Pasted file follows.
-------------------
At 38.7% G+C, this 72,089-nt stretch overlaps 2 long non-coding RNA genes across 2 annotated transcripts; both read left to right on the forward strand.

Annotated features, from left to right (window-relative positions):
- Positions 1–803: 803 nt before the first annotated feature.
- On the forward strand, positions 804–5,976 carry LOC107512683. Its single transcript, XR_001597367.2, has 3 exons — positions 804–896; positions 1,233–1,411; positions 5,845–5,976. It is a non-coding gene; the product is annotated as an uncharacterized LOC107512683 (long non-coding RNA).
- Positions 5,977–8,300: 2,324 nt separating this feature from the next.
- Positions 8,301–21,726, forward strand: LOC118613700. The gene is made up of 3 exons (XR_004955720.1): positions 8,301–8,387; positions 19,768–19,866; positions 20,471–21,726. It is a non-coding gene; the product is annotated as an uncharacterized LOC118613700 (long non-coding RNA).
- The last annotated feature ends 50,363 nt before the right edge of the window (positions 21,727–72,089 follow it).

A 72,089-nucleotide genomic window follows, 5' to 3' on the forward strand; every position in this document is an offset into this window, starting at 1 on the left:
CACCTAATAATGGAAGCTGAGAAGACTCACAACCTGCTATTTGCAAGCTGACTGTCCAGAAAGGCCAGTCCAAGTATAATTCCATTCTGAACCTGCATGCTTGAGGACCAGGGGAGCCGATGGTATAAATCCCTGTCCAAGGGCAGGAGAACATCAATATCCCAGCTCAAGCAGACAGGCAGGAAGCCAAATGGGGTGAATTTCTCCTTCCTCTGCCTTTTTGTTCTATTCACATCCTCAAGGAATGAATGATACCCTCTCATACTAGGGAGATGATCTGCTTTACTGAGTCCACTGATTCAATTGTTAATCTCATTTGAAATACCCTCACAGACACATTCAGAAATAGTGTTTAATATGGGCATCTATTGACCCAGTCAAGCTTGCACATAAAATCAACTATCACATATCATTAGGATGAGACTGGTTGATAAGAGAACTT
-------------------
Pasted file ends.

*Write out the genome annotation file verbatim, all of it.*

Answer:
At 38.7% G+C, this 72,089-nt stretch overlaps 2 long non-coding RNA genes across 2 annotated transcripts; both read left to right on the forward strand.

Annotated features, from left to right (window-relative positions):
- Positions 1–803: 803 nt before the first annotated feature.
- On the forward strand, positions 804–5,976 carry LOC107512683. Its single transcript, XR_001597367.2, has 3 exons — positions 804–896; positions 1,233–1,411; positions 5,845–5,976. It is a non-coding gene; the product is annotated as an uncharacterized LOC107512683 (long non-coding RNA).
- Positions 5,977–8,300: 2,324 nt separating this feature from the next.
- Positions 8,301–21,726, forward strand: LOC118613700. The gene is made up of 3 exons (XR_004955720.1): positions 8,301–8,387; positions 19,768–19,866; positions 20,471–21,726. It is a non-coding gene; the product is annotated as an uncharacterized LOC118613700 (long non-coding RNA).
- The last annotated feature ends 50,363 nt before the right edge of the window (positions 21,727–72,089 follow it).

A 72,089-nucleotide genomic window follows, 5' to 3' on the forward strand; every position in this document is an offset into this window, starting at 1 on the left:
CACCTAATAATGGAAGCTGAGAAGACTCACAACCTGCTATTTGCAAGCTGACTGTCCAGAAAGGCCAGTCCAAGTATAATTCCATTCTGAACCTGCATGCTTGAGGACCAGGGGAGCCGATGGTATAAATCCCTGTCCAAGGGCAGGAGAACATCAATATCCCAGCTCAAGCAGACAGGCAGGAAGCCAAATGGGGTGAATTTCTCCTTCCTCTGCCTTTTTGTTCTATTCACATCCTCAAGGAATGAATGATACCCTCTCATACTAGGGAGATGATCTGCTTTACTGAGTCCACTGATTCAATTGTTAATCTCATTTGAAATACCCTCACAGACACATTCAGAAATAGTGTTTAATATGGGCATCTATTGACCCAGTCAAGCTTGCACATAAAATCAACTATCACATATCATTAGGATGAGACTGGTTGATAAGAGAACTT